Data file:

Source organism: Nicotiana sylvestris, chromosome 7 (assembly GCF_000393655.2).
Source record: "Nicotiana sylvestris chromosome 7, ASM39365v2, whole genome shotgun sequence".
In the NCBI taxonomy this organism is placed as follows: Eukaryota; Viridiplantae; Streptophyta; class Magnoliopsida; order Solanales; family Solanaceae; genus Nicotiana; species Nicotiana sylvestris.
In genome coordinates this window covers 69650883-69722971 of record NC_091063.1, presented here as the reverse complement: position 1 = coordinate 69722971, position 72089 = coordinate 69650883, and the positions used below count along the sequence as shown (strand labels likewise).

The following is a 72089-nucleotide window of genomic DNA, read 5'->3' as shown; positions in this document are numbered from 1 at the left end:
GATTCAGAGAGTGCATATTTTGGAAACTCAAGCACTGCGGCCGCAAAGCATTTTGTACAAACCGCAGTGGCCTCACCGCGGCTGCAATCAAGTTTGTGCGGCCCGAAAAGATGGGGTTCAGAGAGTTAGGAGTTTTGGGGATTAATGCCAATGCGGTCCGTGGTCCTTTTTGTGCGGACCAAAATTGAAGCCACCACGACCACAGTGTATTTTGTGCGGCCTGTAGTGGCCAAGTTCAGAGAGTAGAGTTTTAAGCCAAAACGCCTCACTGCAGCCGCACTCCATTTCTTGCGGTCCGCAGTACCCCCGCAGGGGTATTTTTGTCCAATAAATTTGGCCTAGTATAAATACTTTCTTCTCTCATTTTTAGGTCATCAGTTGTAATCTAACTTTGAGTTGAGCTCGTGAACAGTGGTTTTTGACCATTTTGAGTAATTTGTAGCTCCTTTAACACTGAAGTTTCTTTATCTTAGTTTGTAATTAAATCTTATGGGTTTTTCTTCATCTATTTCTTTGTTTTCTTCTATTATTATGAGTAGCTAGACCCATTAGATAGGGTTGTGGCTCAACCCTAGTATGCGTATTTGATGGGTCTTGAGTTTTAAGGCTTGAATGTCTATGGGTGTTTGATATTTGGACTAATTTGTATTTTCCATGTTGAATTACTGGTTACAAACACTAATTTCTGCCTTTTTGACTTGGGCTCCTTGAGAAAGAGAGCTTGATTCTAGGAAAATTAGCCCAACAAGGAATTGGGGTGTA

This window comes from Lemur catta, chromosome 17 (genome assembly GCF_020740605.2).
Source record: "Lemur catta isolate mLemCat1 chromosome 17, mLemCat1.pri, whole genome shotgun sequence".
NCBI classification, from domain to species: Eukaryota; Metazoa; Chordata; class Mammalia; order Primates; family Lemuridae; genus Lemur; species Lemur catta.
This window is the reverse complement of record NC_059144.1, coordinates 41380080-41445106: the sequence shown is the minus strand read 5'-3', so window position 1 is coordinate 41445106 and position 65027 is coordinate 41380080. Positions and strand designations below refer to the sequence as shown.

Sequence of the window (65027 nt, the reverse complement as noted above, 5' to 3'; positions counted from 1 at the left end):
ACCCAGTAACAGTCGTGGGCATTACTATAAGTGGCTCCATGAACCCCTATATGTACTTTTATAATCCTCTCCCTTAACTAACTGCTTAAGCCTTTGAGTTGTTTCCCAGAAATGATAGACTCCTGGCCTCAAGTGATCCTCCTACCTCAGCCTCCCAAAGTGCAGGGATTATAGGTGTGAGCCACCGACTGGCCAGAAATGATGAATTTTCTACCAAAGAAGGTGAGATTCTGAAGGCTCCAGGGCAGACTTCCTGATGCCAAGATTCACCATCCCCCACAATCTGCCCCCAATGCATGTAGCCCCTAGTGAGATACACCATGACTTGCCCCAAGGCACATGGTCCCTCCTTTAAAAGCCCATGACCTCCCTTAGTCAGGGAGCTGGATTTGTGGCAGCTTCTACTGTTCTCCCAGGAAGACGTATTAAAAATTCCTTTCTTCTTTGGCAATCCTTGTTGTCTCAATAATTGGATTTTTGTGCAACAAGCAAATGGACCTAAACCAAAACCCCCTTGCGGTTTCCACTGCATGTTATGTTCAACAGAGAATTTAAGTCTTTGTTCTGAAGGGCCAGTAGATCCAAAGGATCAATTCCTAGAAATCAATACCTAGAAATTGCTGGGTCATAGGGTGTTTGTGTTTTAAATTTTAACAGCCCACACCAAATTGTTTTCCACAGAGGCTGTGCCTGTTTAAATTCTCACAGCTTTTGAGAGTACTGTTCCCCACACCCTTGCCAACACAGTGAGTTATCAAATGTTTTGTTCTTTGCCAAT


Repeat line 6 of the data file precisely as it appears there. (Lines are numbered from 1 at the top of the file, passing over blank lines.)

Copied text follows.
GATTCAGAGAGTGCATATTTTGGAAACTCAAGCACTGCGGCCGCAAAGCATTTTGTACAAACCGCAGTGGCCTCACCGCGGCTGCAATCAAGTTTGTGCGGCCCGAAAAGATGGGGTTCAGAGAGTTAGGAGTTTTGGGGATTAATGCCAATGCGGTCCGTGGTCCTTTTTGTGCGGACCAAAATTGAAGCCACCACGACCACAGTGTATTTTGTGCGGCCTGTAGTGGCCAAGTTCAGAGAGTAGAGTTTTAAGCCAAAACGCCTCACTGCAGCCGCACTCCATTTCTTGCGGTCCGCAGTACCCCCGCAGGGGTATTTTTGTCCAATAAATTTGGCCTAGTATAAATACTTTCTTCTCTCATTTTTAGGTCATCAGTTGTAATCTAACTTTGAGTTGAGCTCGTGAACAGTGGTTTTTGACCATTTTGAGTAATTTGTAGCTCCTTTAACACTGAAGTTTCTTTATCTTAGTTTGTAATTAAATCTTATGGGTTTTTCTTCATCTATTTCTTTGTTTTCTTCTATTATTATGAGTAGCTAGACCCATTAGATAGGGTTGTGGCTCAACCCTAGTATGCGTATTTGATGGGTCTTGAGTTTTAAGGCTTGAATGTCTATGGGTGTTTGATATTTGGACTAATTTGTATTTTCCATGTTGAATTACTGGTTACAAACACTAATTTCTGCCTTTTTGACTTGGGCTCCTTGAGAAAGAGAGCTTGATTCTAGGAAAATTAGCCCAACAAGGAATTGGGGTGTA